As to why PWM is better than variable voltage.  Firstly for a DC operated field excited motor you need a fixed field voltage to maximise torque output. The ask yourself how you intend to vary the armature voltage.  Assuming you want to produce an output of say 5 volts at the full rated current of 35A you'd have to "lose" 19 volts across the regulator.  That means a heat dissipation of some 700watts.  By using PWM you can get down to virtually zero drive at full current with virtually no heat loss.

You stated that the field in parallel gives the slower speed and more torque.  You have learned one of the fundamentals of DC motors.  May I suggest you read up on DC motors and their control as this will then guide you towards achieving what you want.
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This is a "universal" motor and you should be using a "router speed control" with it.

The dark blue and light blue wires connect to the brushes, the red wires appear to be a tach output, and that leaves the brown, orange, and black wires for, likely, two ranges of speeds. You could guess that the black connects to the AC neutral line and the brown / orange allow to ranges of speeds, but without documentation it would be dangerous for anyone to make a straight up recommendation.
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That power supply will produce an output as rough as a badgers bum.  I also doubt very much if it could deliver 35A for any length of time (10 amps might be nearer the mark)

As to why PWM is better than variable voltage.  Firstly for a DC operated field excited motor you need a fixed field voltage to maximise torque output. The ask yourself how you intend to vary the armature voltage.  Assuming you want to produce an output of say 5 volts at the full rated current of 35A you'd have to "lose" 19 volts across the regulator.  That means a heat dissipation of some 700watts.  By using PWM you can get down to virtually zero drive at full current with virtually no heat loss.

You stated that the field in parallel gives the slower speed and more torque.  You have learned one of the fundamentals of DC motors.  May I suggest you read up on DC motors and their control as this will then guide you towards achieving what you want.


These torrodial core transformers seem to be much more efficient than traditional transformers, However you might be right about continuos current, I will find out when I get it.

Thanks for the clarification on pwm I will have to experiment with that power supply with my motor, I'm doing all of this because I want a solution to power my lathe that requires less gearing in the form pulleys, they annoy me, left exposed they are dangerous in a messy workshop and In 2013 we should be able to come up with a direct drive motor and control for something like this.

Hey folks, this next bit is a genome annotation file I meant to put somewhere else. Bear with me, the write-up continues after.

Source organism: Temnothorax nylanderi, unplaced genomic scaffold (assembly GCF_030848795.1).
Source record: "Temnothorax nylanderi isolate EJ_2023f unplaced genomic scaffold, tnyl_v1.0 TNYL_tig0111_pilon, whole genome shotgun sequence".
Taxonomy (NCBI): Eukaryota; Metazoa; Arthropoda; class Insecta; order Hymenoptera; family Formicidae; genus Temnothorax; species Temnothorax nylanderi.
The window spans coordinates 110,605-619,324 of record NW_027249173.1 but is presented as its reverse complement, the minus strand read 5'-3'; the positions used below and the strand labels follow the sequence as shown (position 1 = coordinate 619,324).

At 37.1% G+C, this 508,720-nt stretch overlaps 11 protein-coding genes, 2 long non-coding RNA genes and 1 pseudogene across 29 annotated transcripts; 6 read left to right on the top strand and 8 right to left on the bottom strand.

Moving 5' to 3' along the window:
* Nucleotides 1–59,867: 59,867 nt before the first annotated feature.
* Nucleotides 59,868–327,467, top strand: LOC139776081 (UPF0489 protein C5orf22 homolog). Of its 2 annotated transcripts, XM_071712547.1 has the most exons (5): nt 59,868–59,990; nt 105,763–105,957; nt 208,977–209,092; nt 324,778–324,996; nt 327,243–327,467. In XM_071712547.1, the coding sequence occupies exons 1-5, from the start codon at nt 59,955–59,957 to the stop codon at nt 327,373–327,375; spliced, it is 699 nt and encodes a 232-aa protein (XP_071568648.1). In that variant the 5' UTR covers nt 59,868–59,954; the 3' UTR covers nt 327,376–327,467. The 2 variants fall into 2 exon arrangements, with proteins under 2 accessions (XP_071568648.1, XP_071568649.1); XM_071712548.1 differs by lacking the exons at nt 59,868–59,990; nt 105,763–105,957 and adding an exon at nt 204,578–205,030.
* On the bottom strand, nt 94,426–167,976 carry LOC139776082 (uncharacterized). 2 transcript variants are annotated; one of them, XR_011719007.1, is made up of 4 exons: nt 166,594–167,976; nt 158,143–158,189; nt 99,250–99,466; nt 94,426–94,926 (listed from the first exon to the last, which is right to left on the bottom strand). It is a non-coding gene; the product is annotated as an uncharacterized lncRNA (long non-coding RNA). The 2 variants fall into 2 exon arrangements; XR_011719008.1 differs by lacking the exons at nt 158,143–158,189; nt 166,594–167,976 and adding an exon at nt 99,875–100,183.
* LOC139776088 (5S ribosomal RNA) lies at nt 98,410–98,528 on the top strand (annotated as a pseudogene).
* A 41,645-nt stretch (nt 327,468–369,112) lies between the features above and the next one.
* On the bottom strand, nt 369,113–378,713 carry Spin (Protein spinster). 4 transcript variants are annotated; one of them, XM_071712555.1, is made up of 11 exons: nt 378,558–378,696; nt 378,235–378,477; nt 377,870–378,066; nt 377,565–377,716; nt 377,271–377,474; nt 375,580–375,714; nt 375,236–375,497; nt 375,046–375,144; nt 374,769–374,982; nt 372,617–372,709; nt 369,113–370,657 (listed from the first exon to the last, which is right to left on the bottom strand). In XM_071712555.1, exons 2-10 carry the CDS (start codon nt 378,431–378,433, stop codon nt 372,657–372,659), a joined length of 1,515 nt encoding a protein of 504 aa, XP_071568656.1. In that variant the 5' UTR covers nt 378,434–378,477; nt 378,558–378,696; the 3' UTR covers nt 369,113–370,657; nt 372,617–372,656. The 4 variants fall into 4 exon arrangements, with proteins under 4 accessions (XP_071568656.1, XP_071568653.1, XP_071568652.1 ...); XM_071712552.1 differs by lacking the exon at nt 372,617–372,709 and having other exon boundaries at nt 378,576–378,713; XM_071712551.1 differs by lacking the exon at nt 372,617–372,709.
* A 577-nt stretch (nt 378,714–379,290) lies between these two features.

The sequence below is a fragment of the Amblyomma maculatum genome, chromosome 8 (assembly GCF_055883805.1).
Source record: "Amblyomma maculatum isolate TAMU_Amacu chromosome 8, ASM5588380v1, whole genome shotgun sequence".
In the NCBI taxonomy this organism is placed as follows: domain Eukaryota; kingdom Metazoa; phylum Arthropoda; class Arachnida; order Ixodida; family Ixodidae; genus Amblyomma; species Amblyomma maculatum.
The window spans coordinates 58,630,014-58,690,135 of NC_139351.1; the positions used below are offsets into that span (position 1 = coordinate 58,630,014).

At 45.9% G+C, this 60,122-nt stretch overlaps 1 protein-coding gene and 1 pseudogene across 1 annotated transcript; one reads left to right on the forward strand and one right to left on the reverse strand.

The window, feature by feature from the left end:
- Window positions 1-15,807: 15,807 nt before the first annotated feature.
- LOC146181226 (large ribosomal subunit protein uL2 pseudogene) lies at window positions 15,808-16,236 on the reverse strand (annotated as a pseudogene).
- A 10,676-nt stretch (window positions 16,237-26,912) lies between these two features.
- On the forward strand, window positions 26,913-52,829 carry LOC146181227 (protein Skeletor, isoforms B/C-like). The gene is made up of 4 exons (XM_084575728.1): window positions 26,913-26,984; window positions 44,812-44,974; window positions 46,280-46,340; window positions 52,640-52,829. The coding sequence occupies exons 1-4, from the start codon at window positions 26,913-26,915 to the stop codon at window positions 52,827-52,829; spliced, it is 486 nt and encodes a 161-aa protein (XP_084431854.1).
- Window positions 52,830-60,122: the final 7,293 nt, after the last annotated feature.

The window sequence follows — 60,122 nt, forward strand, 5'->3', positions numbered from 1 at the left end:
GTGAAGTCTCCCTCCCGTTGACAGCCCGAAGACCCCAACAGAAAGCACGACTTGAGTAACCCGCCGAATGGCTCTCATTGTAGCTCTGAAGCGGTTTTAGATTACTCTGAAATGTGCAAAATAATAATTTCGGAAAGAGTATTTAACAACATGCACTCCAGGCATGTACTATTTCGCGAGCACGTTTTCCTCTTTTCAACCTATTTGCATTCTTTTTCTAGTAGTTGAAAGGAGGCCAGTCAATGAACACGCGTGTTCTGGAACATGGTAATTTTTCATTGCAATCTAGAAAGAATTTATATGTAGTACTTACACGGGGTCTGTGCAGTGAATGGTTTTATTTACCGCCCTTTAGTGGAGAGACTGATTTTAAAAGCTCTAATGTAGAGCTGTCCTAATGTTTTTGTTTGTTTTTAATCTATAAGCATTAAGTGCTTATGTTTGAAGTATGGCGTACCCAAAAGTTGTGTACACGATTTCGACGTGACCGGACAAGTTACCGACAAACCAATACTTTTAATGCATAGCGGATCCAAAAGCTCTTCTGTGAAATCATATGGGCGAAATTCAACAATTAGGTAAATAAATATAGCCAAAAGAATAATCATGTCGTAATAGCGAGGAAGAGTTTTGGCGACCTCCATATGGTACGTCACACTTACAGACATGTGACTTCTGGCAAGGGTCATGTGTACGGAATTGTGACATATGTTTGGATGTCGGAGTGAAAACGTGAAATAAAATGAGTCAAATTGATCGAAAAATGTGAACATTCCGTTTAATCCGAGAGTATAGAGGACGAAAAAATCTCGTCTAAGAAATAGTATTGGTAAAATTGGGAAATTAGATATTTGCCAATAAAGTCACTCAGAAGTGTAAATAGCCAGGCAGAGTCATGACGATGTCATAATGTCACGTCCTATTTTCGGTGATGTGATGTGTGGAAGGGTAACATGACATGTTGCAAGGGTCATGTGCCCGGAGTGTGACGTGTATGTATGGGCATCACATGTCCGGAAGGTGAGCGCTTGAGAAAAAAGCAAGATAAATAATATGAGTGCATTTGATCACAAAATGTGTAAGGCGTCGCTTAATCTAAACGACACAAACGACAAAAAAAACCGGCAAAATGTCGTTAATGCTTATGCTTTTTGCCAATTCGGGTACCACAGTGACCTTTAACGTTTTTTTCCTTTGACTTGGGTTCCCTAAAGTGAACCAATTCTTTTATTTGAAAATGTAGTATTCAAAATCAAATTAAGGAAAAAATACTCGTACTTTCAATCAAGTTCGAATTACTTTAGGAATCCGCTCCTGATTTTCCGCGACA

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Below are some motor controllers that might be of interest.

http://store.qkits.com/category.cfm/DCMOTOR
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This is a "universal" motor and you should be using a "router speed control" with it.

The dark blue and light blue wires connect to the brushes, the red wires appear to be a tach output, and that leaves the brown, orange, and black wires for, likely, two ranges of speeds. You could guess that the black connects to the AC neutral line and the brown / orange allow to ranges of speeds, but without documentation it would be dangerous for anyone to make a straight up recommendation.


Mine is slightly different, ( MCA 61/64-148/CY ) it has the 2 red Tachos wires in the middle and the brushes are one blue and one pinkish orange, there are 3 field windings, I think one is a tap for starting or speed control.

Are those router controls using a Triac or pwm? I have one of these:
 http://www.ebay.co.uk/itm/390600205094

I suspect it is the same thing as the router control, Based on a Triac, I have actually tried this with the motor and it seems to work for half a second, it blows my trip from the current draw ( I have a very weak RCD on this particular socket even starting a hoover will trip it, its fine for lighting and other stuff I normally plug in there) I will try it with another circuit today.

I could forget the DC power supply and maybe control the motor with this using my arduino to to trigger the gate of the Triac with pwm pin, but will need to isolate it properly.  
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Below are some motor controllers that might be of interest.

http://store.qkits.com/category.cfm/DCMOTOR



Thanks some of them look good :-)
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I know it's not exactly in the make-do-and-mend philosophy but I drive my lathe and milling machine with variable frequency inverters powering 3-phase motors.

Small (relatively inexpensive) VF inverters are readily available that are powered from 240v single phase and they produce a pseudo 3-phase 240 volts at frequency from a few Hz up to 100Hz.  This frequency variation is what controls the speed of the motor.  The drive voltage is controlled by the inverter to provide the full torque.  Many will say the motor doesn't get adequately cooled but that, as far as I'm concerned is an urban myth.  I've never had problems with motor cooling.

OK they aren't as cheap as a scrap washing machine motor but they are excellent at machine control.

You might want to browse over this site for typical info  http://www.newton-tesla.co.uk/